The site's altitude ranges from 4700 to 4,788 ft above the sea level with a gradual slope from the Northern to the Southern side. Although the vegetation zone in Kiambu county is largely characterised by highland climate. The outskirts of Thika sub-county, where the site is situated are notably a gradual transition into the grassland vegetation zone towards the South East of the country.


Plant species documentation and diversity assessment methods

General vegetation sampling methods

The botanical garden was subdivided into five designated sites consisting of rocky vegetation, soil dumping vegetation, heavily cultivated site, exotic plantation, and riverine vegetation. A general botanical inventory was carried out in 2012 during the dry season (January- March) and subsequent documentations were done during the wet season (August-September) with the aim of enriching the final species checklist. The data obtained was ecologically analyzed as per the subdivisions as indicated in Table 1.





Line intercept and point centered quadrant method

Data was collected by random sampling using transect-quadrat method in all the three subdivided regions (rocky vegetation, soil dumping area and riparian vegetation). For a systematic study of vegetation, seven line transects were demarcated. They were all diverging from one geo-referenced point (S01Ëš 03’ 07.3“, E037Ëš 08‘20.1”) and run in different directions with the edges of the study site as the radii. Along each line transect, quadrants were demarcated each measuring 50 m × 50 m with an interval of 10 m. A total of 28 quadrants were demarcated as shown in Figure 2. Observations of the plant species that were found at every quadrat were counted and recorded at individual level (Erenso et al., 2014; Rao et al., 2014). A summary table and sketch map of the study area showing respective transects and quadrants in various habitats are shown in Table 1 and Figure 2, respectively.





Data analysis

The data obtained was analyzed using both qualitative and quantitative statistical tools to reveal various measures of biodiversity including species richness, relative abundance, and species evenness. Shannon’s indices (H and J values) and Simpson’s indices (D values) were used for demonstrating species diversity and evenness. Formulae used were as:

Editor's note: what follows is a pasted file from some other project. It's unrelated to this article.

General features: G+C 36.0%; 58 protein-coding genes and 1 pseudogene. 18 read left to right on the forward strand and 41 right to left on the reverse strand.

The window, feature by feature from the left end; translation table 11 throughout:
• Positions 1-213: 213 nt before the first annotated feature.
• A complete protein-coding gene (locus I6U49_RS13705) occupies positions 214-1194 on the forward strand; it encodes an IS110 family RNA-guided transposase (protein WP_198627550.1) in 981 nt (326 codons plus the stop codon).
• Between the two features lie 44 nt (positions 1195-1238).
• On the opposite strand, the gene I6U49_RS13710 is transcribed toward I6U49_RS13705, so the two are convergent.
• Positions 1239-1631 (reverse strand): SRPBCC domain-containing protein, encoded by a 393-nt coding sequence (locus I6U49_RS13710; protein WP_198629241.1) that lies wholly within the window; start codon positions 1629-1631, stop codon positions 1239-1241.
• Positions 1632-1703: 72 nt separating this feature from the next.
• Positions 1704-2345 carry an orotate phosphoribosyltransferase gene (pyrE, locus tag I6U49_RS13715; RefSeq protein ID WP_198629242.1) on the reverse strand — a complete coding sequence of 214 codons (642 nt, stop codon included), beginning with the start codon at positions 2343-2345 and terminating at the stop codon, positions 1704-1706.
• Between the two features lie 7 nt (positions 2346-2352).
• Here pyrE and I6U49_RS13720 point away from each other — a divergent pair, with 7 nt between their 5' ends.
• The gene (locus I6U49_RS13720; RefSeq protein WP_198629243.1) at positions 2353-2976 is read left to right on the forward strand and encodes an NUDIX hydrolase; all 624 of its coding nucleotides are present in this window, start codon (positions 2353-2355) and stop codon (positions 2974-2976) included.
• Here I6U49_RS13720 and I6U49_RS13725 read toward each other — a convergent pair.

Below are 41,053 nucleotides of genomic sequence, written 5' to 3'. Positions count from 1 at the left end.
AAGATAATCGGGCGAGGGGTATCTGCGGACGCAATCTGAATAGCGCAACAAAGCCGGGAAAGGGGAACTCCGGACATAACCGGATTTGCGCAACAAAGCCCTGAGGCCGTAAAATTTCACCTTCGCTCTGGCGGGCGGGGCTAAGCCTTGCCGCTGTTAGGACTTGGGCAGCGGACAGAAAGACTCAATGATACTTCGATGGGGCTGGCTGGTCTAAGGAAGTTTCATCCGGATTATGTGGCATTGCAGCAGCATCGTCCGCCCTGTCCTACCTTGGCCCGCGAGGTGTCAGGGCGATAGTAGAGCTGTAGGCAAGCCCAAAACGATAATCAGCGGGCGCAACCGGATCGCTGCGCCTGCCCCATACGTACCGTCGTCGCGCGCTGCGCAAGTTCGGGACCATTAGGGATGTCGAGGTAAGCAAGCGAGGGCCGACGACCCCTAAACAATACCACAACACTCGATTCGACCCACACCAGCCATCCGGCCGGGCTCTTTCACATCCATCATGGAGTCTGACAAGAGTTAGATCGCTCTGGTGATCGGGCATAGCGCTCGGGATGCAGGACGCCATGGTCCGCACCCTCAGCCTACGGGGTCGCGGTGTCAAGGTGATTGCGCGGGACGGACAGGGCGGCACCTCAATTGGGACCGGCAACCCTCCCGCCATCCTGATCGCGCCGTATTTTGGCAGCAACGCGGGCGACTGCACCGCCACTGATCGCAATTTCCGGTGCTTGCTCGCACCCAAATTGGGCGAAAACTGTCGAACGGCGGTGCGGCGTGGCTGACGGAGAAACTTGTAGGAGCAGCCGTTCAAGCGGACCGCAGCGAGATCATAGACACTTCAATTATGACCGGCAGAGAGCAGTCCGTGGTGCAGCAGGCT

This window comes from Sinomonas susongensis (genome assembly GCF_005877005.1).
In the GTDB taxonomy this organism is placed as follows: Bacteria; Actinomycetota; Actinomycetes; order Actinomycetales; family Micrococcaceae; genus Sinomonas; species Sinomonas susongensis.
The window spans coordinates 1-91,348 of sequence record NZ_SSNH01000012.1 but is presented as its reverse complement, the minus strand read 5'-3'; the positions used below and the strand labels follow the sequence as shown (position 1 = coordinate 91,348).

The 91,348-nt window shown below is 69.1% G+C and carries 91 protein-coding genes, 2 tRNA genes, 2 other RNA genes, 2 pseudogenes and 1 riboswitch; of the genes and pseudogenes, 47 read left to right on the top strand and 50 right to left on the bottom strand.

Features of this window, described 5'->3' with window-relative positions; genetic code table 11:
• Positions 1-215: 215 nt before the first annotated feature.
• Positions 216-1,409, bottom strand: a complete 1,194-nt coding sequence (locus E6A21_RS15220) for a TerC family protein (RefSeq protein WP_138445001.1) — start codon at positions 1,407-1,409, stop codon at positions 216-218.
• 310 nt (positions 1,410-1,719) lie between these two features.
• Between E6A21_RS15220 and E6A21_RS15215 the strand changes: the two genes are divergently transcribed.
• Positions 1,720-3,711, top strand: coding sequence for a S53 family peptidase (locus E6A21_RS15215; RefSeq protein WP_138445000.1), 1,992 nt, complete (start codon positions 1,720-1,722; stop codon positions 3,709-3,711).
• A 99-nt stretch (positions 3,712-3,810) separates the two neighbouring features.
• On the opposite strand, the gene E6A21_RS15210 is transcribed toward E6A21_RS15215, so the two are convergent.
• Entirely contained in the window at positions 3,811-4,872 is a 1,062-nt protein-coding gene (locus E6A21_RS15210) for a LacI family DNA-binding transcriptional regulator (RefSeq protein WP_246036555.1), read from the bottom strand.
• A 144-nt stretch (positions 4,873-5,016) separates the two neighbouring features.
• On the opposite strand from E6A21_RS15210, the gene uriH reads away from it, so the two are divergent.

Where n= total number of families, N=total number of organisms at a particular habitat.

Where f = number of families encountered, pi=fraction of entire habitat made of family i, ∑= sum of families; in this case, 60.

Where H=Shannon’s diversity index, f = number of families encountered.


Description of study vegetation

A total of 248 plant species from 60 families were recorded, 90% of which were indigenous and 10% exotic. Classification of the plants on the basis of use revealed that a majority of the plants in the garden are medicinal (44%), while other use categories were classified as weeds (29%), wood (9.7%), food (4.1%), life fence (3.4%), fibres (2.6%), ornamental (1.5%), perfumery, fodder, biogas (0.4%) and other unclassified uses (4.5%). The other plant uses like oils, fertilizers, dyes, and poisons were not represented in this study. The plants that were identified constitute 27 species of trees (11%), 77 species of shrubs (31%), 98 species of herbs (40%), 29 grasses (12%), 9 climbers (4%) and 5 lianas (2%). The vegetation of the study area was threatened with environmental degradation from removal of woodland resources, such as firewood, medicinal plants, and building material, as well as agricultural encroachment, damping, and overgrazing. In fact vegetation once described as woodland no longer exists in this ecological zone. The vegetation has been reduced to open woodland and grassland with a big area planted with Napier grass and exotic tree species. The common open woodland species include Dombeya garckeana, Ozoroa insignis, Euclea divinorum and Pappea capensis. The Acacia polyacantha, Combretum molle, Croton macrostachyus grassland are characterized by tall grass of Hyperrhenia filipendula, Themeda triadra, Aristida species, Digitaria species, Eragrostis species and Echinochloa haploclada. The herbaceous layer is characterized by exotic weed of Parthenium hysterophorus and Xanthium pungens. Other common species includes Aspilia mossambicencies, Ajuga remota, Bidens pilosa, Tagetes minuta and Phyllanthus species.